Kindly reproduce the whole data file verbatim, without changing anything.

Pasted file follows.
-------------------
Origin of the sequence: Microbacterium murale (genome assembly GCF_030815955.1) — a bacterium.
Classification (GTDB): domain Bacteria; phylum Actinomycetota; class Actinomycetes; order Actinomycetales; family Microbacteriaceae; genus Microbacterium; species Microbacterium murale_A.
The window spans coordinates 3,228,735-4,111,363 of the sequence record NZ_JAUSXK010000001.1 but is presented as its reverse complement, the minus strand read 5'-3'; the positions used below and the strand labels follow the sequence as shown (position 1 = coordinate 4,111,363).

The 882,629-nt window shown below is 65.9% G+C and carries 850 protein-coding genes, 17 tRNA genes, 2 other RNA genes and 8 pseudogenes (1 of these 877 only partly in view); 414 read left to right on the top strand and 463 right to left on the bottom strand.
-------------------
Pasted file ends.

Origin of the sequence: Microbacterium murale (genome assembly GCF_030815955.1) — a bacterium.
Classification (GTDB): domain Bacteria; phylum Actinomycetota; class Actinomycetes; order Actinomycetales; family Microbacteriaceae; genus Microbacterium; species Microbacterium murale_A.
The window spans coordinates 3,228,735-4,111,363 of the sequence record NZ_JAUSXK010000001.1 but is presented as its reverse complement, the minus strand read 5'-3'; the positions used below and the strand labels follow the sequence as shown (position 1 = coordinate 4,111,363).

The 882,629-nt window shown below is 65.9% G+C and carries 850 protein-coding genes, 17 tRNA genes, 2 other RNA genes and 8 pseudogenes (1 of these 877 only partly in view); 414 read left to right on the top strand and 463 right to left on the bottom strand.